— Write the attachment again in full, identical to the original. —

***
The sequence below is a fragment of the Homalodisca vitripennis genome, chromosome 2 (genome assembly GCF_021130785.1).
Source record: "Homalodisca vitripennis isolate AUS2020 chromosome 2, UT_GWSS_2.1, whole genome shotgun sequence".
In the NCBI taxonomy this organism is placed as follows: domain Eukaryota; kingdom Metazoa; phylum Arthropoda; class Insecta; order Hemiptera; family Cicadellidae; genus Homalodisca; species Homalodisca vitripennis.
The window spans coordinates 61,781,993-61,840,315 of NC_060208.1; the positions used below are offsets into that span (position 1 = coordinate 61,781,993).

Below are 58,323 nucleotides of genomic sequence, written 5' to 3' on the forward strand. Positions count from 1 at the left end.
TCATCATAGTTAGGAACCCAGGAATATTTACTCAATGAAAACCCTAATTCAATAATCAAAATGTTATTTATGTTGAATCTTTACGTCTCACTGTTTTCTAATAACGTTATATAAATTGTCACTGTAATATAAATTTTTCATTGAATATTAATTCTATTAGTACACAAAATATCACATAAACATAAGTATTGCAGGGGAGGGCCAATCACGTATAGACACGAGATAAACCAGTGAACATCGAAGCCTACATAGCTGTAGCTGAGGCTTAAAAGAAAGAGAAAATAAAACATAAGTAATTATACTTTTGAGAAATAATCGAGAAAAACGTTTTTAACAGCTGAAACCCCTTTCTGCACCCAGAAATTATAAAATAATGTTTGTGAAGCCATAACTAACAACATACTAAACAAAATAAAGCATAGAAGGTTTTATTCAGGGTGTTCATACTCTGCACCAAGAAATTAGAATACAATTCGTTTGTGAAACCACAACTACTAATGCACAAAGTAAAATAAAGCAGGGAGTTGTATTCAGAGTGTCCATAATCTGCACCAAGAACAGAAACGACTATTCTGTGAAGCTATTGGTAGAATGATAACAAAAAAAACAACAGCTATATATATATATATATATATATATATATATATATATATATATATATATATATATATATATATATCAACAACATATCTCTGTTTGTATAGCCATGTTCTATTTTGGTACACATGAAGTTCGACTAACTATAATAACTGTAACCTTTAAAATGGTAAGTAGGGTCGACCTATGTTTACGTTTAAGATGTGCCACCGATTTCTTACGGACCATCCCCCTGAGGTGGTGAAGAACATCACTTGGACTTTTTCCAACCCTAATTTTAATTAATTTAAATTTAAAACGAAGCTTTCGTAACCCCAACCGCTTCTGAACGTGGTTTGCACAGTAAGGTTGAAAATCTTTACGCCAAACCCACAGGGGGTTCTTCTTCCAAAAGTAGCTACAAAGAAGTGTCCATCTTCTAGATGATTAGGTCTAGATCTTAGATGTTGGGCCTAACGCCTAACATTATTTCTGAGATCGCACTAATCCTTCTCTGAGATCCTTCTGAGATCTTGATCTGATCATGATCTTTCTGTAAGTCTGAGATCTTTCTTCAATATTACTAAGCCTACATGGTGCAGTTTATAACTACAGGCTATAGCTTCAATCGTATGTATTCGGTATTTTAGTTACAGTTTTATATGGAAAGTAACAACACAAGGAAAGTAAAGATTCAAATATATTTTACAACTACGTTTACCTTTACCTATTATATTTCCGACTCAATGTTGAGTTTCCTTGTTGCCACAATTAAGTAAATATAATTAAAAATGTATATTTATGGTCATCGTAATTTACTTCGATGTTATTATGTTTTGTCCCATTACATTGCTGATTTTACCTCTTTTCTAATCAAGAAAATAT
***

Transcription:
The sequence below is a fragment of the Homalodisca vitripennis genome, chromosome 2 (genome assembly GCF_021130785.1).
Source record: "Homalodisca vitripennis isolate AUS2020 chromosome 2, UT_GWSS_2.1, whole genome shotgun sequence".
In the NCBI taxonomy this organism is placed as follows: domain Eukaryota; kingdom Metazoa; phylum Arthropoda; class Insecta; order Hemiptera; family Cicadellidae; genus Homalodisca; species Homalodisca vitripennis.
The window spans coordinates 61,781,993-61,840,315 of NC_060208.1; the positions used below are offsets into that span (position 1 = coordinate 61,781,993).

Below are 58,323 nucleotides of genomic sequence, written 5' to 3' on the forward strand. Positions count from 1 at the left end.
TCATCATAGTTAGGAACCCAGGAATATTTACTCAATGAAAACCCTAATTCAATAATCAAAATGTTATTTATGTTGAATCTTTACGTCTCACTGTTTTCTAATAACGTTATATAAATTGTCACTGTAATATAAATTTTTCATTGAATATTAATTCTATTAGTACACAAAATATCACATAAACATAAGTATTGCAGGGGAGGGCCAATCACGTATAGACACGAGATAAACCAGTGAACATCGAAGCCTACATAGCTGTAGCTGAGGCTTAAAAGAAAGAGAAAATAAAACATAAGTAATTATACTTTTGAGAAATAATCGAGAAAAACGTTTTTAACAGCTGAAACCCCTTTCTGCACCCAGAAATTATAAAATAATGTTTGTGAAGCCATAACTAACAACATACTAAACAAAATAAAGCATAGAAGGTTTTATTCAGGGTGTTCATACTCTGCACCAAGAAATTAGAATACAATTCGTTTGTGAAACCACAACTACTAATGCACAAAGTAAAATAAAGCAGGGAGTTGTATTCAGAGTGTCCATAATCTGCACCAAGAACAGAAACGACTATTCTGTGAAGCTATTGGTAGAATGATAACAAAAAAAACAACAGCTATATATATATATATATATATATATATATATATATATATATATATATATATATATATATATATATCAACAACATATCTCTGTTTGTATAGCCATGTTCTATTTTGGTACACATGAAGTTCGACTAACTATAATAACTGTAACCTTTAAAATGGTAAGTAGGGTCGACCTATGTTTACGTTTAAGATGTGCCACCGATTTCTTACGGACCATCCCCCTGAGGTGGTGAAGAACATCACTTGGACTTTTTCCAACCCTAATTTTAATTAATTTAAATTTAAAACGAAGCTTTCGTAACCCCAACCGCTTCTGAACGTGGTTTGCACAGTAAGGTTGAAAATCTTTACGCCAAACCCACAGGGGGTTCTTCTTCCAAAAGTAGCTACAAAGAAGTGTCCATCTTCTAGATGATTAGGTCTAGATCTTAGATGTTGGGCCTAACGCCTAACATTATTTCTGAGATCGCACTAATCCTTCTCTGAGATCCTTCTGAGATCTTGATCTGATCATGATCTTTCTGTAAGTCTGAGATCTTTCTTCAATATTACTAAGCCTACATGGTGCAGTTTATAACTACAGGCTATAGCTTCAATCGTATGTATTCGGTATTTTAGTTACAGTTTTATATGGAAAGTAACAACACAAGGAAAGTAAAGATTCAAATATATTTTACAACTACGTTTACCTTTACCTATTATATTTCCGACTCAATGTTGAGTTTCCTTGTTGCCACAATTAAGTAAATATAATTAAAAATGTATATTTATGGTCATCGTAATTTACTTCGATGTTATTATGTTTTGTCCCATTACATTGCTGATTTTACCTCTTTTCTAATCAAGAAAATAT